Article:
Signal peptide peptidases (SPPs) are enzymes involved in the initial degradation of signal peptides after they are released from the precursor proteins by signal peptidases. In contrast to the eukaryotic enzymes that are aspartate peptidases, the catalytic mechanisms of prokaryotic SPPs had not been known. In this study on the SPP from the hyperthermophilic archaeon Thermococcus kodakaraensis (SppATk), we have identified amino acid residues that are essential for the peptidase activity of the enzyme. ΔN54SppA Tk, a truncated protein without the N-terminal 54 residues and putative transmembrane domain, exhibits high peptidase activity, and was used as the wild-type protein. Sixteen residues, highly conserved among archaeal SPP homologue sequences, were selected and replaced by alanine residues. The mutations S162A and K214A were found to abolish peptidase activity of the protein, whereas all other mutant proteins displayed activity to various extents. The results indicated the function of Ser162 as the nucleophilic serine and that of Lys214 as the general base, comprising a Ser/Lys catalytic dyad in SppATk. Kinetic analyses indicated that Ser184, His191, Lys209, Asp 215, and Arg221 supported peptidase activity. Intriguingly, a large number of mutations led to an increase in activity levels of the enzyme. In particular, mutations in Ser128 and Tyr 165 not only increased activity levels but also broadened the substrate specificity of SppATk, suggesting that these residues may be present to prevent the enzyme from cleaving unintended peptide/protein substrates in the cell. A detailed alignment of prokaryotic SPP sequences strongly suggested that the majority of archaeal enzymes, along with the bacterial enzyme from Bacillus subtilis, adopt the same catalytic mechanism for peptide hydrolysis.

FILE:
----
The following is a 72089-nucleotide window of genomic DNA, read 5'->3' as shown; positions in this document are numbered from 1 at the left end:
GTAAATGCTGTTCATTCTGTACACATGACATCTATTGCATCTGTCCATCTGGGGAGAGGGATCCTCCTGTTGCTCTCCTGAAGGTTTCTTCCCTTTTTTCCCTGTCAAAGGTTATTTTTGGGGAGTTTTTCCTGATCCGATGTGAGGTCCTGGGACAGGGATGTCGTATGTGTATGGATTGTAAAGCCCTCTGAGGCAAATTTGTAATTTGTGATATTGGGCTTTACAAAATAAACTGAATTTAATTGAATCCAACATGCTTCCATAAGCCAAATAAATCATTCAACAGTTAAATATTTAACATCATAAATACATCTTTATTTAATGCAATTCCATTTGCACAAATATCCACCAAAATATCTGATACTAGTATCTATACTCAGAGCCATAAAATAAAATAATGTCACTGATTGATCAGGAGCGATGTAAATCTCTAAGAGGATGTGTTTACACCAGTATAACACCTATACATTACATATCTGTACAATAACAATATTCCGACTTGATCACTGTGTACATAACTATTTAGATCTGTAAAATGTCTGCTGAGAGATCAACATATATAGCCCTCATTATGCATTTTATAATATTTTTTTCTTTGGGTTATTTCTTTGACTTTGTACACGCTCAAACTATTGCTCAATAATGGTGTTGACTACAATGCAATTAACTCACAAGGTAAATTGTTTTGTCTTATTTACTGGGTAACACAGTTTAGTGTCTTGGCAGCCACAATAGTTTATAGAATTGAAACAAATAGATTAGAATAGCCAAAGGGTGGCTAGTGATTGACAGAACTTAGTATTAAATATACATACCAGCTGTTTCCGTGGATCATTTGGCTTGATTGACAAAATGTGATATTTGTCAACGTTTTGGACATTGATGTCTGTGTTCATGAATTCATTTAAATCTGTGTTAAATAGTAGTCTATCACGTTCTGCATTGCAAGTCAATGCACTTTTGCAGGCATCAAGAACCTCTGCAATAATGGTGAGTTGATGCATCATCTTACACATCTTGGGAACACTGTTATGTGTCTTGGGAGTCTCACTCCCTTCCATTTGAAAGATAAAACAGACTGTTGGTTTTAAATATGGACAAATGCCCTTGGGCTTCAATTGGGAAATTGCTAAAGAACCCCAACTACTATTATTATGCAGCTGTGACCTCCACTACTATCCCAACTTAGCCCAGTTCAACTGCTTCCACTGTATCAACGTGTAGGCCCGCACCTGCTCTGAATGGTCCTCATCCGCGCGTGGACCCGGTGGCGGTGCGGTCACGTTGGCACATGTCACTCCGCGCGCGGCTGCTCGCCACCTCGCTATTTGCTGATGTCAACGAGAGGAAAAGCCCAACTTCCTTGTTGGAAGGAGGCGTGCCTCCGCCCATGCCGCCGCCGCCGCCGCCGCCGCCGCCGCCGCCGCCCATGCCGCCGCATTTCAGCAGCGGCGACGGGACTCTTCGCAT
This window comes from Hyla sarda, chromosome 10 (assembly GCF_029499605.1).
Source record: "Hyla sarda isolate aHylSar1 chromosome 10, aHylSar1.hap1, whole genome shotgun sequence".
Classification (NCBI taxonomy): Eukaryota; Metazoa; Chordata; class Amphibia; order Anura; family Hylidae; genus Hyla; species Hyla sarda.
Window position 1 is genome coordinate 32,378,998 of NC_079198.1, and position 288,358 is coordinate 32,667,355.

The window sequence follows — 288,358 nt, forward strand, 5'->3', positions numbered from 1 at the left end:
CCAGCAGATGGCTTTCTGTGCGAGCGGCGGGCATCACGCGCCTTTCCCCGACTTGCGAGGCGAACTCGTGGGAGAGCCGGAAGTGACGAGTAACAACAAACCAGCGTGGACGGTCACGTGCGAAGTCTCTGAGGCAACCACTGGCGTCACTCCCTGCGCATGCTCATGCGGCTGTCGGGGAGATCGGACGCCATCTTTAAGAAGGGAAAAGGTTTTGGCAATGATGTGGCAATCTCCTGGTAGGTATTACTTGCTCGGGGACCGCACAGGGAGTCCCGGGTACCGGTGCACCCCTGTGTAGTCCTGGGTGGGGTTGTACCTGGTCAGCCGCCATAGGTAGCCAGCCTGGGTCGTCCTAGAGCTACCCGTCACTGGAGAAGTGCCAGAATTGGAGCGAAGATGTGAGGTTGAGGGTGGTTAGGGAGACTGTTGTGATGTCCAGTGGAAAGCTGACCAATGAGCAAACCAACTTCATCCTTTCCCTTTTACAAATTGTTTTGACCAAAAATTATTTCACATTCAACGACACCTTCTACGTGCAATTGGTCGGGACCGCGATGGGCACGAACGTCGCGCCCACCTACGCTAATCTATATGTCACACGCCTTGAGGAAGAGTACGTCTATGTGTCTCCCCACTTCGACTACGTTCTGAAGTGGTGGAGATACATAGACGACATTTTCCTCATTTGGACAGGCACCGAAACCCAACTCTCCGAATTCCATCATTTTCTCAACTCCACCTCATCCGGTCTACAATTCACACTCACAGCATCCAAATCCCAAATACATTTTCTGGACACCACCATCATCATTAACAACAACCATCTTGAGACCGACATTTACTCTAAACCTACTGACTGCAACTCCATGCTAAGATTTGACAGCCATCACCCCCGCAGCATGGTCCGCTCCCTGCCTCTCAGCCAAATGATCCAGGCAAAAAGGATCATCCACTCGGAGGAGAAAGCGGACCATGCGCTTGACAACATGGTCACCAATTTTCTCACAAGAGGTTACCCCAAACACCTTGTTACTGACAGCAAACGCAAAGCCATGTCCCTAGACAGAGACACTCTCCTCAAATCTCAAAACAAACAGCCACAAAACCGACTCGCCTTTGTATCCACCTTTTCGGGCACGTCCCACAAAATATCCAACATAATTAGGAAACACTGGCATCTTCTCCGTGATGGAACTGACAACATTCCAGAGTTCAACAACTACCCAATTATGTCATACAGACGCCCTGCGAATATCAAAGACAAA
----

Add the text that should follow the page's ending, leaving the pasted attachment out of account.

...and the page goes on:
All Science Journal Classification (ASJC) codes
- Molecular Biology
- Cell Biology